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On Sunday Morning She Gathered Herbs Paperback – May 1, 2001


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Paperback, May 1, 2001
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Product Details

  • Paperback: 180 pages
  • Publisher: Canadian Inst of Ukranian Study Pr (May 2001)
  • Language: English
  • ISBN-10: 1895571340
  • ISBN-13: 978-1895571349
  • Product Dimensions: 9 x 6.2 x 0.8 inches
  • Shipping Weight: 9.9 ounces
  • Amazon Best Sellers Rank: #7,124,234 in Books (See Top 100 in Books)

Editorial Reviews

Review

"... the appearance of this volume is both timely and welcome." Vitaly Chernetsky -- Slavic and East European Journal, vol. 46, no. 3 (Fall 2003)

"... the appearance of this volume is both timely and welcome." Vitaly Chernetsky -- Slavic and East European Journal, vol. 46, no. 3 (Fall 2003)

"You won't regret the time spent immersing yourself in the world of Budovynian life, loves and drama." Myron Shatulsky -- The Ukrainian-Canadian Herald, (May 2001)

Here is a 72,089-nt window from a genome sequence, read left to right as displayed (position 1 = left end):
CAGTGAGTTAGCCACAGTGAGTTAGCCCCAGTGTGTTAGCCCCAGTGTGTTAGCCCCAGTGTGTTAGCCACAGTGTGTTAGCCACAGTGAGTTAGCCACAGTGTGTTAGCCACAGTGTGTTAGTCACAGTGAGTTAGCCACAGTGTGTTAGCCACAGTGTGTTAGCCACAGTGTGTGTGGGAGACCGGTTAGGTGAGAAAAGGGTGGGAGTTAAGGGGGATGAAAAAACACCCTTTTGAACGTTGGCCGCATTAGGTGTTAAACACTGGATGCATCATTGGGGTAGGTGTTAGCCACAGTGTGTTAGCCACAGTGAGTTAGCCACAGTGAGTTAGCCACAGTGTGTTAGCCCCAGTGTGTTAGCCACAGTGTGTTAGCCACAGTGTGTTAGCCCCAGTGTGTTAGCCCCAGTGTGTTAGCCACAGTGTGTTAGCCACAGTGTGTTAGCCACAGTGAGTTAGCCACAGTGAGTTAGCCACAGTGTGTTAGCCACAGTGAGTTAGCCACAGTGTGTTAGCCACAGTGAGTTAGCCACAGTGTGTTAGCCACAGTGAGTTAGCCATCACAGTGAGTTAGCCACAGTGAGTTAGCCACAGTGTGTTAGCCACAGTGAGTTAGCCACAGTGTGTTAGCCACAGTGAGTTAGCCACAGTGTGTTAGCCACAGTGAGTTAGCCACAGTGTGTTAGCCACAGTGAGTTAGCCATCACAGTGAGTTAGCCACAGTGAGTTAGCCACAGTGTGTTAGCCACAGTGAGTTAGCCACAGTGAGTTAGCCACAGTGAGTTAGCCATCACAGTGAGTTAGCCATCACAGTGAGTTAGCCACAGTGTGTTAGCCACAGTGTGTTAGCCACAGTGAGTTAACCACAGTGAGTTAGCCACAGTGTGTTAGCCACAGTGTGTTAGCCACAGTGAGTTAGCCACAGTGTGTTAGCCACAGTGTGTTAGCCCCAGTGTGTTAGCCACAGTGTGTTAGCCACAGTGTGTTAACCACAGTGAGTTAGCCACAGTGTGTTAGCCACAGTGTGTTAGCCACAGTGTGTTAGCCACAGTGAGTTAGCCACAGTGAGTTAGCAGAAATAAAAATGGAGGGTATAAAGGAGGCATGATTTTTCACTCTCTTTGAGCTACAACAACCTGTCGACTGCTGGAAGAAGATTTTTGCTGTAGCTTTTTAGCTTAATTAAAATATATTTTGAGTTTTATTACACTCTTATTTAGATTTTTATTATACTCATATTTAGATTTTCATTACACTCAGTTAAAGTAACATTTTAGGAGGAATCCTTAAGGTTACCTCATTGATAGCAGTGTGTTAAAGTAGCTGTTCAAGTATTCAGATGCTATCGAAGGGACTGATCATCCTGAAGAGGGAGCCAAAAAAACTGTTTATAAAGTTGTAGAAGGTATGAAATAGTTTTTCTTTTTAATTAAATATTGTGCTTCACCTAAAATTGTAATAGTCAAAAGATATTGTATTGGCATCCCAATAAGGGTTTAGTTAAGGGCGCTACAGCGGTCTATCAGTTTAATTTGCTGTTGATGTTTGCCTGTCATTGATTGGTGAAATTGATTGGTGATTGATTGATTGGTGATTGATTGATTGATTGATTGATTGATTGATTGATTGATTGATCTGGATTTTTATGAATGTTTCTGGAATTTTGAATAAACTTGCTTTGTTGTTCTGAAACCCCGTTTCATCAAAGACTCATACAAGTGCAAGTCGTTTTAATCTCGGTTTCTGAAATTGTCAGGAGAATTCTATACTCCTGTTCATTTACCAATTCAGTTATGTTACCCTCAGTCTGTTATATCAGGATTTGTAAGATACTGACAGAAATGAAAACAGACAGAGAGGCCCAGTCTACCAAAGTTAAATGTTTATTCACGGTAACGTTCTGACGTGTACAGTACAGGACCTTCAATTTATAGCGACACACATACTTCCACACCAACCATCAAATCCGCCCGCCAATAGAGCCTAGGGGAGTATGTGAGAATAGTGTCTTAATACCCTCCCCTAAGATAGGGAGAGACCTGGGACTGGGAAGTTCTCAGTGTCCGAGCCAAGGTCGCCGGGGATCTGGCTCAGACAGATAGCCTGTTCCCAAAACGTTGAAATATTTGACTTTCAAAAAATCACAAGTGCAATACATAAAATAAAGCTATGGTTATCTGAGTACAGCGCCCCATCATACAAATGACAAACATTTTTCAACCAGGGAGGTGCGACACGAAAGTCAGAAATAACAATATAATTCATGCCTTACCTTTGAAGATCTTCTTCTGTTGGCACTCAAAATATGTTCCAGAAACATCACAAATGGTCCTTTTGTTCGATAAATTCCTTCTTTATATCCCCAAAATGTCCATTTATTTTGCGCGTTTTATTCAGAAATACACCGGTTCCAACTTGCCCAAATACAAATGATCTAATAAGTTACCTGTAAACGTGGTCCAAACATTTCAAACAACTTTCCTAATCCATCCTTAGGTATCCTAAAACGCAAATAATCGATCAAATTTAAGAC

About the Author

Ol'ha Kobylians'ka (1863-1942) was one of Ukraine's most prominent modernist novelists. A self-educated and well-read woman, she wrote her first stories in German. Her friendships with prominent Ukrainians, including Lesia Ukrainka, Natalia Kobryns'ka, and Osyp Makovei, changed her cultural outlook. She became involved in the Ukrainian women's movement and began writing in Ukrainian. Her early works, including the novels Liudyna (A Person, 1891) and Tsarivna (The Princess, 1895), depict cultured, emancipated women oppressed in a philistine, provincial society. They show a distinct Nietzschean influence. Her later works, including Zemlia (The Land, 1902) and V nediliu rano zillia kopala (On Sunday Morning She Gathered Herbs, 1909), temper the autobiographical individualism of her earlier works with lyrical descriptiveness and superb narrative control. On Sunday Morning She Gathered Herbs tells the story of the popular Ukrainian folk song, "Oi, ne khody, Hrytsiu," about a young man torn between two women and poisoned by one of them. In Kobylians'ka's hands, this traditional tale becomes a ritualized modern exploration of the individual psyche confronting its fate. About the Translator

Mary Skrypnyk is a prominent translator of Ukrainian literature into English. She is best known for her translations of Ivan Franko, Lesia Ukrainka, and Mykhailo Kotsiubyns'kyi. Born near Timmins, Ontario, she currently lives in Toronto, Canada.

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